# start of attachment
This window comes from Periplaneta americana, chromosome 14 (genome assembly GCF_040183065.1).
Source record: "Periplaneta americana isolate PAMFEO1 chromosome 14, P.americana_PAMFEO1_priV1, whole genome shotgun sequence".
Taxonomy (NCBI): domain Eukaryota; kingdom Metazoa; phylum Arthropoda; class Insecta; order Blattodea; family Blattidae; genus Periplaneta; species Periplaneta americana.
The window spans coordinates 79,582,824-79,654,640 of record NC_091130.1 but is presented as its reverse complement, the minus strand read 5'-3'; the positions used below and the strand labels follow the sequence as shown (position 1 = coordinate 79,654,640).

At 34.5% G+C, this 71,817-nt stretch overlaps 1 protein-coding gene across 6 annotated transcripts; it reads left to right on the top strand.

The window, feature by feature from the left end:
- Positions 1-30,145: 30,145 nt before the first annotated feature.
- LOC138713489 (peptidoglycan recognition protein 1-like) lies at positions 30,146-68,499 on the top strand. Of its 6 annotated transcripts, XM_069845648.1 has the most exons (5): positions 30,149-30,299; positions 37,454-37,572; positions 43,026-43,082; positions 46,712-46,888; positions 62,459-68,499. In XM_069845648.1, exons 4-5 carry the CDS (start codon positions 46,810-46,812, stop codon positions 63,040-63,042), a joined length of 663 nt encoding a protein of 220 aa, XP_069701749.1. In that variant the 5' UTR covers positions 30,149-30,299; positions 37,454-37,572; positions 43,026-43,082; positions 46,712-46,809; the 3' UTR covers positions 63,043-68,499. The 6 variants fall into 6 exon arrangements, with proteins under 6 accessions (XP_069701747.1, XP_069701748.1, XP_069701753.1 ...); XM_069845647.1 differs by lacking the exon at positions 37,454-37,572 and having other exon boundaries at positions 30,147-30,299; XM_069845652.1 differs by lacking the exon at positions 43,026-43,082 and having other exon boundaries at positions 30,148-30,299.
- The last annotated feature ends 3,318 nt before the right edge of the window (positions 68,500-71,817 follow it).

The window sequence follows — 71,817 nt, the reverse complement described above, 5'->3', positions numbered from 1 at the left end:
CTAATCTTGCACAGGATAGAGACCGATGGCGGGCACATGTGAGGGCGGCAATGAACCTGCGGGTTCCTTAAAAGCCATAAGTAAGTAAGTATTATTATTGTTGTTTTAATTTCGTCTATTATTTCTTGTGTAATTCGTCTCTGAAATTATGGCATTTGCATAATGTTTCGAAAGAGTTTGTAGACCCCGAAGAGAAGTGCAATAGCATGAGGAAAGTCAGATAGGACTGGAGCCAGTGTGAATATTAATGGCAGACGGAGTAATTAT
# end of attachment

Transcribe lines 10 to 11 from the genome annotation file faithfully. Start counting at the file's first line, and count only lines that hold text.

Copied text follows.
The window sequence follows — 71,817 nt, the reverse complement described above, 5'->3', positions numbered from 1 at the left end:
CTAATCTTGCACAGGATAGAGACCGATGGCGGGCACATGTGAGGGCGGCAATGAACCTGCGGGTTCCTTAAAAGCCATAAGTAAGTAAGTATTATTATTGTTGTTTTAATTTCGTCTATTATTTCTTGTGTAATTCGTCTCTGAAATTATGGCATTTGCATAATGTTTCGAAAGAGTTTGTAGACCCCGAAGAGAAGTGCAATAGCATGAGGAAAGTCAGATAGGACTGGAGCCAGTGTGAATATTAATGGCAGACGGAGTAATTAT